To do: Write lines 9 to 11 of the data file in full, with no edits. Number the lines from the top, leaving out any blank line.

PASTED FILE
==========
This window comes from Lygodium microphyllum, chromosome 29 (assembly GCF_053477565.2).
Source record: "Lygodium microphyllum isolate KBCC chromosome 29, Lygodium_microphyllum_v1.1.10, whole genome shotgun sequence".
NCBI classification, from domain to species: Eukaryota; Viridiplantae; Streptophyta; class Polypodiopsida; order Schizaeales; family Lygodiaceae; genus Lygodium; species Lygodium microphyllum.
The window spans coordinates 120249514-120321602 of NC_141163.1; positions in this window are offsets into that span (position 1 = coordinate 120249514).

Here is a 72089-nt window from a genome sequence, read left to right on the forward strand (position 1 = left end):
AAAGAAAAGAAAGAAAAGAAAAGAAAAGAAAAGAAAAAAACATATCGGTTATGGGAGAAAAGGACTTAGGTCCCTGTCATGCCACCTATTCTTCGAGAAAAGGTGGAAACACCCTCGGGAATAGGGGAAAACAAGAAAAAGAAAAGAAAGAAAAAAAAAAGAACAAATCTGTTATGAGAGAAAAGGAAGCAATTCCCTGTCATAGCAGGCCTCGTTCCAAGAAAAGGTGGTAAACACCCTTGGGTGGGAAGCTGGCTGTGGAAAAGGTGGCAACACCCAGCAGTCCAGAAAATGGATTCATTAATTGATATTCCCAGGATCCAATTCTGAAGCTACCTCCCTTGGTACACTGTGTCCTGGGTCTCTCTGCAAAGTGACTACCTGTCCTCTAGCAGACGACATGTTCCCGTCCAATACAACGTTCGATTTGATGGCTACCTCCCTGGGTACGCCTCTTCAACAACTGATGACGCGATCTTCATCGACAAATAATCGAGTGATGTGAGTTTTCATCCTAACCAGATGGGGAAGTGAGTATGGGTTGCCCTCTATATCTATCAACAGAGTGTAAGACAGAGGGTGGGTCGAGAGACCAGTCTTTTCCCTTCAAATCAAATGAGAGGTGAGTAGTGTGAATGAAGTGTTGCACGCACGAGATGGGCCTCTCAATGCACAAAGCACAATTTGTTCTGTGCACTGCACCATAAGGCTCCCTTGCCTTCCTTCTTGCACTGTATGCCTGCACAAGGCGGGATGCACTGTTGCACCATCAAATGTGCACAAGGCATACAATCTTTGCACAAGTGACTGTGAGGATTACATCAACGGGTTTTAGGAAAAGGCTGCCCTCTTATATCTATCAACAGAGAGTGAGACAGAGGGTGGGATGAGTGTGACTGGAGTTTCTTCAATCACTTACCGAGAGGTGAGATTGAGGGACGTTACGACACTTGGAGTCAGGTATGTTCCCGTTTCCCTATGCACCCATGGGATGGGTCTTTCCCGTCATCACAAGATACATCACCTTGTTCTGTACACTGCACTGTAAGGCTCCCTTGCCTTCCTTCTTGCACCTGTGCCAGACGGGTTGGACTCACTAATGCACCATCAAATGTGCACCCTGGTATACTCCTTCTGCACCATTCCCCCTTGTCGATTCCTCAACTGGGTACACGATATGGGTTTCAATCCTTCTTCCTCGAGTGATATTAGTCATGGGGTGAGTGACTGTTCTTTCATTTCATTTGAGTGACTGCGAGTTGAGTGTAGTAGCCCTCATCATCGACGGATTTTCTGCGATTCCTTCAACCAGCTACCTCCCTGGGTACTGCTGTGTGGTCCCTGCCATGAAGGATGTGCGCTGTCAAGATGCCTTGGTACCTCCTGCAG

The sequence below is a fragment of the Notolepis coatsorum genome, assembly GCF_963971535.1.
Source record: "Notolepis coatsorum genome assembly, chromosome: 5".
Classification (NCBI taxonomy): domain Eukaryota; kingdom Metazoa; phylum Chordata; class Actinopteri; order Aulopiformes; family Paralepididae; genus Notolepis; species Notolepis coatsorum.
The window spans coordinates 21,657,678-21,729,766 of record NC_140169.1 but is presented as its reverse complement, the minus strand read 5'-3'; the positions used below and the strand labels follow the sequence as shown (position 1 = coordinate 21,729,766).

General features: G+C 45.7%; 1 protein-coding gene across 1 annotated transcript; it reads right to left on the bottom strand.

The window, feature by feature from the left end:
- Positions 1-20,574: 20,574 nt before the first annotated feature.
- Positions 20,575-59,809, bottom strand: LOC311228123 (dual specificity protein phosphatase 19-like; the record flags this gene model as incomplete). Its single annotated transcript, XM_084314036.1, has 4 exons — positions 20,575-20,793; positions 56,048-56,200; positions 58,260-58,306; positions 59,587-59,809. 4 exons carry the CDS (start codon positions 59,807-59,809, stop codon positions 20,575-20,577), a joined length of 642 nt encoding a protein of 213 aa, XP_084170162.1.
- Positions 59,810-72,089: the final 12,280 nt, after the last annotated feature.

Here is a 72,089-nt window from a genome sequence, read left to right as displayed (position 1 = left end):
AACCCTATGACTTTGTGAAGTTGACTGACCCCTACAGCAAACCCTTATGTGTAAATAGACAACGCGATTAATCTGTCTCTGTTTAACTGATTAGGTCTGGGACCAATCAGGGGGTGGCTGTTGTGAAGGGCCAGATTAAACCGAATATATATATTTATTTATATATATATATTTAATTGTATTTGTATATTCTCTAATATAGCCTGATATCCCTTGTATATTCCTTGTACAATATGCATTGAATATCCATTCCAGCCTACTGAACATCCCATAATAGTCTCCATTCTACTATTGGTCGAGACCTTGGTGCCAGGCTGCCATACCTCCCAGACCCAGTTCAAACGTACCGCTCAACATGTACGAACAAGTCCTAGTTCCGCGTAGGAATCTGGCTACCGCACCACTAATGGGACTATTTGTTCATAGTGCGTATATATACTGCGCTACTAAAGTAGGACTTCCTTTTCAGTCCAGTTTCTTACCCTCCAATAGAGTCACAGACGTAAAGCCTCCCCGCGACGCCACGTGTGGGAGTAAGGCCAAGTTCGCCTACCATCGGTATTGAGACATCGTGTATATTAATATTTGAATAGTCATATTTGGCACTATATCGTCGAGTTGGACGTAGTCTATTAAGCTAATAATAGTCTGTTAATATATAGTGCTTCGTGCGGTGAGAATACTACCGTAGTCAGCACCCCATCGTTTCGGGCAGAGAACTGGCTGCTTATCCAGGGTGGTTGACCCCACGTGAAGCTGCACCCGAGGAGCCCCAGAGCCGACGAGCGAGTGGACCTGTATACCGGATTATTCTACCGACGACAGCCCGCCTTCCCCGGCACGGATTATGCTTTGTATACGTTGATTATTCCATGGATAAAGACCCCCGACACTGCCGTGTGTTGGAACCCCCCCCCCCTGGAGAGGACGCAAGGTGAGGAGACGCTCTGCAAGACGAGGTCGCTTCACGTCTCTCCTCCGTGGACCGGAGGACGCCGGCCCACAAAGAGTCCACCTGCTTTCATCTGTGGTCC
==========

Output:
Classification (NCBI taxonomy): domain Eukaryota; kingdom Metazoa; phylum Chordata; class Actinopteri; order Aulopiformes; family Paralepididae; genus Notolepis; species Notolepis coatsorum.
The window spans coordinates 21,657,678-21,729,766 of record NC_140169.1 but is presented as its reverse complement, the minus strand read 5'-3'; the positions used below and the strand labels follow the sequence as shown (position 1 = coordinate 21,729,766).

General features: G+C 45.7%; 1 protein-coding gene across 1 annotated transcript; it reads right to left on the bottom strand.